I would propose the 8x8 variation that have the limited roads, like in 2nd edition, but here - 4-files-wide, and also using knights at places of queens, and queen at place of knight, for obvious reasons. It have the following benefits:

1) That I said above about hiding from rook.

2) It keeps an ironical moment from past editions: rooks face each other, but can't capture!

3) It gets rid of requirment to have two sets of Xiang-Qi for this. One set of either western or eastern chess will be enough!

4) Why one should have two of seemingly strongest kind of pieces, while having only one of not-so-strong? Or this arrangement have something to do with Vietnamese culture?

Another possible addition is restrictions of queen in same way as king and pawns: it makes her a weapon against these important pieces, yet being vurnelable of other pieces! But maybe, it's an excess feature...


What I would like to say about Quang Trung in general - is that I like idea of making a national chess variant for a country that don't have it, and Vu Q Vo fulfiled this idea quite elegantly, making his game(s) really unique, almost "what could be if Vietnam had a CV as different from other variants, as Xiang-Qi, Changi, Shogi, Makruk and western chess are different from each other". It even would be nice, if 100 years later Quang-Trung would be mentoided among others (of course, being the last, as a subclause, with obvious disclaimers). But it's too optimistic, since now Google don't know much about Quang Trung chess... I would like to know, how it were met in Vietnam IRL. Are the any enthusiasts at least?


Of course, it's not the only case of making national chess variant. Vu Q Vo made it the most straightforwardly, and with a lot of elegance, but there are others. Some are made by people of that specific nation, some - by people inderectly connected with that nation, and some - by people with no connection with it, just these who like that nation.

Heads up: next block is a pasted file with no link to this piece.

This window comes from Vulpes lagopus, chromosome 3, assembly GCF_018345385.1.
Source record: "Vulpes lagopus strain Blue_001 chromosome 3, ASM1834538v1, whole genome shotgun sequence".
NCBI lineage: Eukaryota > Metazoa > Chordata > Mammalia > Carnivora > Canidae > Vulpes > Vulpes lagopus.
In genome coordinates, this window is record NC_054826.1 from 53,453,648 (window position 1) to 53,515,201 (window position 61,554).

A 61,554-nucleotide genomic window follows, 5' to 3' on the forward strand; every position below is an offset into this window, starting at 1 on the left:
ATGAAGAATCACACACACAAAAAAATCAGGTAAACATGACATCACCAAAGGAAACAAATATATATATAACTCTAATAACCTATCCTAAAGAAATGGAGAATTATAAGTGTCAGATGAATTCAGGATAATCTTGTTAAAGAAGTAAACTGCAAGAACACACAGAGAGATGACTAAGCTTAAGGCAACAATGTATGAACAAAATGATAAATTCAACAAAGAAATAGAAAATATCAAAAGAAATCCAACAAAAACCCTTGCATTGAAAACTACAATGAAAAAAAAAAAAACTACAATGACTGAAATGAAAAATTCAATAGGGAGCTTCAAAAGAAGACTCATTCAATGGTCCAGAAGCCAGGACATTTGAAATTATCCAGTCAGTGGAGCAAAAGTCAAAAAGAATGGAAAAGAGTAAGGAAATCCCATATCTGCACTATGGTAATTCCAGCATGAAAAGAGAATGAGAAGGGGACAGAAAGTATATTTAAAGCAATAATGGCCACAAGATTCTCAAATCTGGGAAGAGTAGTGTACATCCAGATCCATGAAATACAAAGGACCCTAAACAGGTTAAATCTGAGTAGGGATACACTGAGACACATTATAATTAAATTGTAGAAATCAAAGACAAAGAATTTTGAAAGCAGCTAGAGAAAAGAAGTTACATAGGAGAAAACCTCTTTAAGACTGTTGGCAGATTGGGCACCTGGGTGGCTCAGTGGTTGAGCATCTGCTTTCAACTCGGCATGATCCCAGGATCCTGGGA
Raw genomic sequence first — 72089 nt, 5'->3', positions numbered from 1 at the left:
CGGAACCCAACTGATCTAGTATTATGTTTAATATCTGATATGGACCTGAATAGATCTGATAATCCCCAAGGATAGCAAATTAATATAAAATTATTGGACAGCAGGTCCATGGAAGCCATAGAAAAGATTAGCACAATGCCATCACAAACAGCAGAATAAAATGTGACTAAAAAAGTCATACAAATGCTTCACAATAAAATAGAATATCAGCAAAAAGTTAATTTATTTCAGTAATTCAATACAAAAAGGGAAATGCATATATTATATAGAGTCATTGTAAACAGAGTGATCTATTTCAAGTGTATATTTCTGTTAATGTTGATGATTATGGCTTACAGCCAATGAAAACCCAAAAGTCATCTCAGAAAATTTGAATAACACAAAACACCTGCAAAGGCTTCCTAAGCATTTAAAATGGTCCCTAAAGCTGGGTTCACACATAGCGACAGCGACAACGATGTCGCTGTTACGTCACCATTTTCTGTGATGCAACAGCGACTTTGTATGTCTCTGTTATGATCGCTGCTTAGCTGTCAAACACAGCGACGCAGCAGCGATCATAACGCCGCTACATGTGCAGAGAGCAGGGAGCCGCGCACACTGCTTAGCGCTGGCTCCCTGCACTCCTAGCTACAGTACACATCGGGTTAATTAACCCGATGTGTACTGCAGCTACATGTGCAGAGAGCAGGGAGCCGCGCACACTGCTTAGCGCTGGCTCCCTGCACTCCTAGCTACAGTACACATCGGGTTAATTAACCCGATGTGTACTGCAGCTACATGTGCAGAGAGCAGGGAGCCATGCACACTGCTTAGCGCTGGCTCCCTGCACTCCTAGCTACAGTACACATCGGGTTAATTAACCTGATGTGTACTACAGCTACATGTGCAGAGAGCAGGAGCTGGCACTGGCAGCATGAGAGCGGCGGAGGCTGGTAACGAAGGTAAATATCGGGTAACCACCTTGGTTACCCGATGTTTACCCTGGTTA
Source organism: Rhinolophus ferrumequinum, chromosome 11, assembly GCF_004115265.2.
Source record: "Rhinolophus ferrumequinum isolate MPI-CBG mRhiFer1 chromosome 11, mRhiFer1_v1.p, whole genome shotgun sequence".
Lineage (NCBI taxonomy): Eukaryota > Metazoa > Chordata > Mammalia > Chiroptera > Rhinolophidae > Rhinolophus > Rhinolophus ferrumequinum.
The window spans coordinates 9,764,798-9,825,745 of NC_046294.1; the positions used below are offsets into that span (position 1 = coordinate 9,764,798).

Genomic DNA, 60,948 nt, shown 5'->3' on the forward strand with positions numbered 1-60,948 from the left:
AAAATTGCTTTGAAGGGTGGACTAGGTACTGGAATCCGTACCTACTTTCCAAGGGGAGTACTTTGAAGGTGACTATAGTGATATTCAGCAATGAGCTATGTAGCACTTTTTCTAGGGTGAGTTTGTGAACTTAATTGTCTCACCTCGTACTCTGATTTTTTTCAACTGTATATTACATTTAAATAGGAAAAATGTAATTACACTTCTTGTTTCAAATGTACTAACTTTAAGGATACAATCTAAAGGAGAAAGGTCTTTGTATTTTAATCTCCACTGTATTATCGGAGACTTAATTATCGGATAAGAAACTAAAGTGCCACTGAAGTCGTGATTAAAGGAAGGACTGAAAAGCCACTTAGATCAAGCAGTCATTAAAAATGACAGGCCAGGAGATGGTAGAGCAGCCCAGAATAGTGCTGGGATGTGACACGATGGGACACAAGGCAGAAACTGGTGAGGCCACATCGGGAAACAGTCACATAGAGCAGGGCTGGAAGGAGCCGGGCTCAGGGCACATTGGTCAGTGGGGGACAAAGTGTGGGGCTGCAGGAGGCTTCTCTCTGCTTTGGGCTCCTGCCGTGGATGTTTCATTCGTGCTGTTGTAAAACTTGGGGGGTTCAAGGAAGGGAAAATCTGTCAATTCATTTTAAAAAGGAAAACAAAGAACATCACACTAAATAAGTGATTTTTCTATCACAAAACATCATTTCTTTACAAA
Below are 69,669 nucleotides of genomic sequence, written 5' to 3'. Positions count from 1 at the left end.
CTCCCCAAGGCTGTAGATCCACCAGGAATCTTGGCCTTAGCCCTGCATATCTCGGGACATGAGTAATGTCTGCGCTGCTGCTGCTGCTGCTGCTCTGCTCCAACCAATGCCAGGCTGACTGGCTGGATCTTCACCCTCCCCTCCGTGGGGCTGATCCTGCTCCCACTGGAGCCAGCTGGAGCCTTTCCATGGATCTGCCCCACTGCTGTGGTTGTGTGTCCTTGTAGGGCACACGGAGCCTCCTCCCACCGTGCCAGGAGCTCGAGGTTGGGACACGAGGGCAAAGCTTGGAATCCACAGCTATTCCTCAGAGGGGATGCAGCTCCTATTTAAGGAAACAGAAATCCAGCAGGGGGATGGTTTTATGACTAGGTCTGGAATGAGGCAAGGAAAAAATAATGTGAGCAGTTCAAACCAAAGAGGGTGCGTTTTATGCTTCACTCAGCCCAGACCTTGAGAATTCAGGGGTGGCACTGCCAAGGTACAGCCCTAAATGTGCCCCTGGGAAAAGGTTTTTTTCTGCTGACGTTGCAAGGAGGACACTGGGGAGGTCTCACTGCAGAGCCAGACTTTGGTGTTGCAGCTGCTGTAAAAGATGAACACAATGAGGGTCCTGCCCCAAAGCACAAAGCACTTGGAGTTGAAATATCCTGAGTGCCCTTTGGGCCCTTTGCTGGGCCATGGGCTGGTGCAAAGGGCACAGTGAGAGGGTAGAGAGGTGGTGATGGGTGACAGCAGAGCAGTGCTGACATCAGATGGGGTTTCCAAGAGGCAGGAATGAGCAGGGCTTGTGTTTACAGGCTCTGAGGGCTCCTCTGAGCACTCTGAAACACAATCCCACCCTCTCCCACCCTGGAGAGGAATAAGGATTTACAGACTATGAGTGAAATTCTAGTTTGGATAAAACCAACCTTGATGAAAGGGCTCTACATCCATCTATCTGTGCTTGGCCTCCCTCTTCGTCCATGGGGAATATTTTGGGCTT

In Russia, it were done at least twice, in quite different ways.

The first were the Chess-Battle, not literally Russian, but Soviet - the new type of chess for the new nation, with a strong connection with modern warfare.

The second, opposingly, tryed to follow the spirit of "ancient Russia" - that's Russian Chess, giving archaic names for standart pieces, and using way of capturing from old Russian tower checkers variant (and, perhaps, promotion of king's pawn to Q+N compound, reflects the fact, that queen had this movement for a long time in Russia). Unfortunately, it seems to pretend being real ancient form of chess.

Bulgaria also had a mystification, claiming to be authentic - Boyar Chess, using some really exotic pieces.

Charles Gilman made a Jewish-themed family of variants - Anglojewish Chess. He also have some variants, related to certain locations in Britain. And in general, Gilman himself, with his monstrous classification of pieces, looks like a kind of "Lewis Carroll and JRR Tolkien of chess world".

And there also been quite an elegant variant strongly-themed after Britain itself - Caïssa Britannia by Fergus Duniho.

Australian variant with funny pieces, reflecting it's animals, tribesmen and animals, is Outback Chess by Timothy Newton.

American Chess is, I guess, supposed to be something Americanesque, as the name suggests. It have some unique features, including winning conditions, an alternation for kings.